Senator the Hon. Mathias Cormann
Minister for Finance
Special Minister of State
Leader of the Government in the Senate
Senator for Western Australia
NANCY HUNGERFORD: I am pleased to say that I am joined by the Australian Finance Minister, that is Mr Mathias Cormann with me. Pleasure to speak to you. Thank you for joining CNBC. As President Trump landed here in Osaka last night, he met with the Australians first. You were part of that dinner with President Trump and the Australian delegation, can you give us your impressions of his mood, did he give you any indications of whether or not he is ready to come to a deal with Chinese President Xi Jinping?
MATHIAS CORMANN: We had a very warm and friendly discussion with President Trump and his senior team. We did talk about the global economy, trade, trade between our two countries and trade more generally. We made it very clear that from our point of view, we are very keen to see an ongoing commitment to free trade and open engagement and for any issues to be resolved through a negotiated outcome.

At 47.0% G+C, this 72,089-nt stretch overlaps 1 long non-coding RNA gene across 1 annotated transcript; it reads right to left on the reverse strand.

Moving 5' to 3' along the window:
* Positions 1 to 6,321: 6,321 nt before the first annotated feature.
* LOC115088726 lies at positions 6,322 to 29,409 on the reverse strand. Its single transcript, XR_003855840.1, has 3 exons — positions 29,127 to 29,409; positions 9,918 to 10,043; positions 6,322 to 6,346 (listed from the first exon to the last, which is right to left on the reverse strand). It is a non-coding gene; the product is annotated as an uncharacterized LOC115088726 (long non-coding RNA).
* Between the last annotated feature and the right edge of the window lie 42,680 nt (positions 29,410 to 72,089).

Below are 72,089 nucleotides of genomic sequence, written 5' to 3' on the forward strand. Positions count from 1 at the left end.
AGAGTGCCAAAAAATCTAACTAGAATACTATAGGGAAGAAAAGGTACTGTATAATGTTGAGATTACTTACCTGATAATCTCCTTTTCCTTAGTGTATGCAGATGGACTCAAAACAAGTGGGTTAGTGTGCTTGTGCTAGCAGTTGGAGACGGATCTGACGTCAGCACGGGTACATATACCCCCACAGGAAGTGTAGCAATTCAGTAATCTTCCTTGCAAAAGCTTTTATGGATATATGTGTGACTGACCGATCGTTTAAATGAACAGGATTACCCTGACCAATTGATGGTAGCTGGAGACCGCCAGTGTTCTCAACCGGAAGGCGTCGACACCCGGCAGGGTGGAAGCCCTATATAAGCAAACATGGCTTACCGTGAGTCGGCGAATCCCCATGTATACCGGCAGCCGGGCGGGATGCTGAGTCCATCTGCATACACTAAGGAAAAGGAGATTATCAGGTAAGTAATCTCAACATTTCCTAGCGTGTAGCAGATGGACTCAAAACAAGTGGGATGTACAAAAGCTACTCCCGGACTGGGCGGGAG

NANCY HUNGERFORD: And of course Australia faces the concern of being somewhat caught in the middle here, the growth implications of what is happening in China can have implications for Australia too. So when you expressed those concerns to President Trump, did he say don’t worry, I have got it taken care of?
MATHIAS CORMANN: Australia is an open trading economy. What happens in the world economy does matter to us, but it matters to a lot of other countries too. It matters to all countries here at the G20. We would argue that an ongoing and protracted trade war is not in anybody’s interest. It is not in the interest of the US. It is not in the interest of China. It is certainly not in the interests of Australia. So, we are very keen to see a negotiated resolution within the WTO framework and one that does not impose any unfair consequences on other parties.